The Daf Yomi Siyum and Satmar

Though agreeing with the importance of the Asifa and its message, many within Satmar, particularly followers of Rabbi Aaron, vigorously faulted Satmar’s participation. If people were permitted to attend the Asifa, they feared, many would feel they could likewise attend the Daf Yomi Siyum HaShas. They felt Satmar must adhere to its principles of separation. They noted that the Kasho Rebbe directed his students and followers to step away from the seating area during the English speeches and that Rabbi Todrus Silber, Yavushna Rav, left his seat during speeches in English, returning only when speakers spoke in Yiddish. They also pointed out that Rabbi Shlomo Leib Weinberger, Satmar Dayan, put his hands over his ears during the English speeches.

The opponents of compromise point to the Siyum HaShas as “proof” that compromise is a slippery slope bringing G-d-fearing Jews to Zionism. They say the invitation to Rabbi Yisroel Meir Lau, chief rabbi of Tel Aviv and former chief rabbi of Israel, is proof of that. The Vishnitzer Rebbe instructed his followers not to attend the Daf Yomi Siyum because of the honor given to the chief rabbi – this despite Rabbi Lau’s being descended from Vishnitzer chassidim and from relatives of Rabbi Meir Shapiro, zt”l, the originator of Daf Yomi.

The Power of Faith

Monday, July 9th, 2012

The power of faith is unmatched; it can lift man above adversity and help him climb the highest of mountains. It can help him overcome pain and torture. It can make him see the light in a night that is inky in its darkness. The Gaon Rav Tzvi Hirsh Levin manifested such a faith when he was a starving and poverty-stricken rav in Halberstat.

Halberstat was a small and very poor town that was proud to have the great scholar as its spiritual leader. Unfortunately, their love for him was greater than their capacity to pay his salary and he was forced to live a life of abject poverty.

He never paid any attention to his meager existence, because the opportunity to sit and study Torah more than compensated for the lack of material benefits, but his wife and children suffered greatly from deprivation.

Wife Complains

The rebbetzin, who was a good woman, could stand it no longer and her patience and stoicism finally broke down. One day, when the rav returned from the Beis Medrash, he found his wife in tears.

“Why are you crying?” he asked.

“How can I not cry?” retorted the wife. “We have no money and all the inheritance that I received from my mother is almost gone.

“I sit each day counting every coin and worrying. Every day is another worry for me while you do not care about our desperate financial plight.”

Sharp Mind

Rav Tzvi Hirsh felt very bad about his wife’s anguish sand he tried to comfort her with a smile and a little joke.

“It is not true that I do not worry about our economic plight,” he said. “You know, however, that your mother chose me for a son-in-law because I was reputed to have a sharp mind.

“What is the difference between someone who has such a mind and someone who does not? The latter takes a long time to understand while the former grasps the situation quickly.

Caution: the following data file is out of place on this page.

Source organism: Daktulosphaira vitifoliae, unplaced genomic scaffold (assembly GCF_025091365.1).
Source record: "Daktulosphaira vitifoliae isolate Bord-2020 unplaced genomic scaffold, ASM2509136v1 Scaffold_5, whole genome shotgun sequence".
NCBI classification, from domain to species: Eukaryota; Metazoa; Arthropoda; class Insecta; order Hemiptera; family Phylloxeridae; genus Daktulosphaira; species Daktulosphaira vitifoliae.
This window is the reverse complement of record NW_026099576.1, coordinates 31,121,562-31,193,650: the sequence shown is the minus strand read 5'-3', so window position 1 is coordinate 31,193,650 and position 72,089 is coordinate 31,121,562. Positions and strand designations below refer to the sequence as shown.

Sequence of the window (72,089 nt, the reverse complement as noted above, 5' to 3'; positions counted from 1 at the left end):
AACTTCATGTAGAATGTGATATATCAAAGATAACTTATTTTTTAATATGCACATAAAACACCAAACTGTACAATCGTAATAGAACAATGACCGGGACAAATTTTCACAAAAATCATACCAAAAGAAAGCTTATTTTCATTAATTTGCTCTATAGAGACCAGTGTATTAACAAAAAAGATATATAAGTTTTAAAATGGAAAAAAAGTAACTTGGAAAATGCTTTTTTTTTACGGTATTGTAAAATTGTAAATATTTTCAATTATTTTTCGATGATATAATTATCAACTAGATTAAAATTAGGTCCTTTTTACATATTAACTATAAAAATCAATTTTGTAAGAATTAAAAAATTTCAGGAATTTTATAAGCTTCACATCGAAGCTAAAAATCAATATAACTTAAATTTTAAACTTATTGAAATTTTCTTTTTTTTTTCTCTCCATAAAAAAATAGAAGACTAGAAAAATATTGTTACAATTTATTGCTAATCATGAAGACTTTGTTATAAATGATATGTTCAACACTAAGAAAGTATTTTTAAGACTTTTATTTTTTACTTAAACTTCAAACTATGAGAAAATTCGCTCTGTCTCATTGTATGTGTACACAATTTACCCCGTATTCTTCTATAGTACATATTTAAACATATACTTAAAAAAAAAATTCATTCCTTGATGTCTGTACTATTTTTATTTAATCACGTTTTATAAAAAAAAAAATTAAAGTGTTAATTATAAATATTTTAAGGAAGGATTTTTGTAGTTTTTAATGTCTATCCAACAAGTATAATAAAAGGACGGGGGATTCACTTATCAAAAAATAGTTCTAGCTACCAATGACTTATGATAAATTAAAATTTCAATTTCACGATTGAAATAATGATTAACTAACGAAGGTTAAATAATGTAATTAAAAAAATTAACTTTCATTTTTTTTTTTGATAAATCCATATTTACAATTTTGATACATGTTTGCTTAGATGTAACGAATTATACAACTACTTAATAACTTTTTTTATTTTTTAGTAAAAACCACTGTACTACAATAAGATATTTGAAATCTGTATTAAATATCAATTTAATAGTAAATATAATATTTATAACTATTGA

“It takes you a long time to understand our plight and so you worry some every day. I understand it right away and I do all your worrying in a moment.”

Naturally the wife was hardly satisfied with this “answer” and she berated him for his lack of compassion.

Urges Faith

Rav Tzvi Hirsh began to remind her that a Jew must never lose faith in the Al-Mighty, but must rather always look to the heavens and anticipate aid and comfort. His wife, however, refused to listen.

“How can we expect help when there is not a piece of bread in the house and not a coin in our pockets? Who will feed the children tonight?”

“But you still have things of value left, do you not?” asked Rav Tzvi Hirsh. “Pawn the jewelry and the silverware that remain from the inheritance and buy food with the money that you get from them.”

“And what will happen when they are all gone?”

“At that time we will worry. I am convinced, however, that when we have nothing left the Almighty will surely come to our aid as He always does.”

One Spoon

The months passed and the family lived on the money that came from selling and pawning their valuables. This could only go on for so long, however, and the day arrived when the rebbetzin, once again, came to her husband with tears and said, “All that we have is now gone except for one teaspoon. What shall we do? How shall we live?”

“Will the teaspoon buy us breakfast?” asked the rabbi.

“Yes.”

“Then sell it and let us eat breakfast. Afterwards we will sit and discuss the future.”

With a heave sigh, that is what the rebbetzin did. The family sat down to eat the bread and butter she bought with the money. She, however, ate nothing. Her heart was too filled with pain and worry.

The rav saw his wife’s misery and asked gently, “Why do you not eat? Have you not learned that the salvation of the L-rd comes as the blinking of an eye? This means that just when the eyelids of a man are about to close through weakness, and he sees no help on the horizon, that is the time when he can expect the Almighty to come to his rescue.”

A Knock On The Door

No sooner had he finished saying these words when a knock was heard on the door. It was the mailman and he had a letter that came all the way from London. Rav Hirsh opened the letter with great puzzlement and read it.

Printed from: http://www.jewishpress.com/kidz/tales-of-the-gaonim/the-power-of-faith/2012/07/09/